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Sunday 18 August 2019

Clontarf residents unhappy about housing 50 homeless people in former care facility

La Verna nursing home at 30 Haddon Road in Clontarf
La Verna nursing home at 30 Haddon Road in Clontarf
Melanie Finn

Melanie Finn

An application to house up to 50 homeless people in a nursing home on one of Clontarf's most historic roads has gone before Dublin City Council.

Osdale Limited applied to the council last month to change the use of La Verna nursing home on Haddon Road to homeless accommodation.

The company is seeking a Section 5 declaration, which means the building could be listed as an exempted development.


Deirdre Tobin, Chairperson, Clontarf Residents Association
Deirdre Tobin, Chairperson, Clontarf Residents Association

In details submitted to the council, Osdale is proposing to change the building's use from a 22-bedroomed nursing home to a homeless accommodation centre.

The nursing home previously housed around 30 people, but under the proposed plan 50 people would live there, with the occupancy level increased by the use of bunks.

La Verna has been used as a nursing home since 1991 and was substantially extended over the years, but it closed down last year.

The application also notes there are three similar facilities in operation in the area, with only one within 500 metres of the site, on St Lawrence's Road.

The same homeless facility was the subject of controversy in the area, with many residents submitting lengthy objections to the plan to use a former guesthouse known as Aisling House for emergency accommodation.

Residents ended up taking the case to the High Court, before it was struck out and the council's plan went ahead.

Osdale applied on May 3 for the change in use, and the council this week responded by asking for more information.

DCC wants the company to clarify the nature and extent of the "care" being provided and identify which care providers will operate the facility.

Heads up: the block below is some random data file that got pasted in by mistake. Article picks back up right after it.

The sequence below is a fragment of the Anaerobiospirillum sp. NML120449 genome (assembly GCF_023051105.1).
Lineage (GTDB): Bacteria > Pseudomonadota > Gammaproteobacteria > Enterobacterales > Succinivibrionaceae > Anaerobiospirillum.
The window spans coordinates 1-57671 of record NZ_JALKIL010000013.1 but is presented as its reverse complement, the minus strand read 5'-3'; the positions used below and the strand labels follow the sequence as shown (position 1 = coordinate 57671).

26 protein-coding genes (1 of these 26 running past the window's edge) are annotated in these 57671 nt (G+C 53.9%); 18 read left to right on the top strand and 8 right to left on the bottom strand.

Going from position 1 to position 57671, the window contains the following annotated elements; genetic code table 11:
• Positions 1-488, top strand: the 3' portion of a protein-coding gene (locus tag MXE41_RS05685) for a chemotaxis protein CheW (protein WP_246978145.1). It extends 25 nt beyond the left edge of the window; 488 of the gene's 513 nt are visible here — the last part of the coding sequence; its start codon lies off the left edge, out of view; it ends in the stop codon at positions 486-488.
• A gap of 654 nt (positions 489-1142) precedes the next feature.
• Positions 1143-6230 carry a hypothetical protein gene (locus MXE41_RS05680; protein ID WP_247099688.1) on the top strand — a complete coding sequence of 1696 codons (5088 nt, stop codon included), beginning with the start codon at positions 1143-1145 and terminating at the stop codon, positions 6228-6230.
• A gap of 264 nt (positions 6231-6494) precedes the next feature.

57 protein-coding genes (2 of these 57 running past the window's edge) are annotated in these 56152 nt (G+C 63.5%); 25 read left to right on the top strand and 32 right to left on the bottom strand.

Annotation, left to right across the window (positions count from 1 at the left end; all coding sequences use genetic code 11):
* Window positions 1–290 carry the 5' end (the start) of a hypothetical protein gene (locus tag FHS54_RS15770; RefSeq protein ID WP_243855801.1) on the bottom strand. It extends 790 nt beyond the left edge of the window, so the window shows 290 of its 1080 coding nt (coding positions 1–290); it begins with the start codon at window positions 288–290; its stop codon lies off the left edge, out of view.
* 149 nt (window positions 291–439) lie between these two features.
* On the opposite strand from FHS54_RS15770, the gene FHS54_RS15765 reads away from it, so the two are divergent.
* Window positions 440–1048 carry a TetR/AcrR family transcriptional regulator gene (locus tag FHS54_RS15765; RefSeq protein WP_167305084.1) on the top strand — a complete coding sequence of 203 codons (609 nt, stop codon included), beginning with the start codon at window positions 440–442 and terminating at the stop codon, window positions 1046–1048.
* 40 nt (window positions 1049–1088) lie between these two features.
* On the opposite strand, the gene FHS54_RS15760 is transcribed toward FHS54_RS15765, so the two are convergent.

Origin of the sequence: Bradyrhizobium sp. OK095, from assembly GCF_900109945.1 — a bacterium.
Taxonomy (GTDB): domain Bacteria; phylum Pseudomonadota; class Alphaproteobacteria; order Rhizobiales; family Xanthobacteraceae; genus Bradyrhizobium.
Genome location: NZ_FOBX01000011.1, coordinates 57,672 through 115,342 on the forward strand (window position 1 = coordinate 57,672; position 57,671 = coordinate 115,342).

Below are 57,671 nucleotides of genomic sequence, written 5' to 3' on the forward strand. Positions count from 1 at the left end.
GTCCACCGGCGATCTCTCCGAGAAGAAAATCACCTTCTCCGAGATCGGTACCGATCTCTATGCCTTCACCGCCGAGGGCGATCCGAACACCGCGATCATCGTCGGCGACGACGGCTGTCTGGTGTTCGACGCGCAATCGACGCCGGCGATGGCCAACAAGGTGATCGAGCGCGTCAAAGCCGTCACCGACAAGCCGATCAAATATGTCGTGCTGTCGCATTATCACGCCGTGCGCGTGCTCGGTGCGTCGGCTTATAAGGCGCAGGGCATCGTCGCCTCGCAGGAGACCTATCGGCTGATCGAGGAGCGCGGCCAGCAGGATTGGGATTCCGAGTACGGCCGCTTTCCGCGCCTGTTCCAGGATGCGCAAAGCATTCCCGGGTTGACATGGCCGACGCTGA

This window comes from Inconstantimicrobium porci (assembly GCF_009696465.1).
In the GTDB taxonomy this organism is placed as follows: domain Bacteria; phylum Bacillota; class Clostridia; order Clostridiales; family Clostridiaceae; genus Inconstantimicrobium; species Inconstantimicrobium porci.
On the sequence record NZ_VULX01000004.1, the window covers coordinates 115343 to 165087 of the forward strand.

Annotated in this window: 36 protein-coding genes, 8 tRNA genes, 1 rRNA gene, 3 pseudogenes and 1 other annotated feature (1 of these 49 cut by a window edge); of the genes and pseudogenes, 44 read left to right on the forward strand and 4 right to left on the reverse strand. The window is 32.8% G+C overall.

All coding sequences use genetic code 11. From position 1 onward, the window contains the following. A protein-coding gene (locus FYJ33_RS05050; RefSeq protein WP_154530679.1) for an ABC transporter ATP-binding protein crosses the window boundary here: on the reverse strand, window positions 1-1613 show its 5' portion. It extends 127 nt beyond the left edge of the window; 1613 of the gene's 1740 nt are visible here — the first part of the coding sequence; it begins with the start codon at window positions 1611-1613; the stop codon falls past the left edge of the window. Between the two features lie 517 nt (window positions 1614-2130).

The building was formerly a protected structure before being de-listed, with the Haddon Road area now an Architectural Conservation Area (ACA) under the 2016 Development Plan.

Concern over the application has been expressed by some residents, who feel the area already has enough homeless accommodation hubs.

Deirdre Tobin, the chairperson of the Clontarf Residents Association, said the area is "already carrying more than our weight" in terms of similar facilities.

She said if the plan went ahead, it would be the fifth homeless facility in the area.

Ms Tobin said they have repeatedly requested figures from DCC showing the distribution of homeless hubs around the city, but they have not yet had their requests met.


"We feel that the distribution of these units should be carried around the city rather than one specific area," she said.

"We would have concerns with relation to the application, and I'll be talking to the committee about it."

Asked to respond to suggestions of 'nimbyism', she said: "The argument is that, 'Yes, we are already doing it. We do have these hubs in Clontarf'.

"This will be the fifth one, and I don't want to appear like a nimby, but it's only fair that there's a reasonable, rationing-out of the units across the city rather than putting them all in Dublin 3 or Clontarf."


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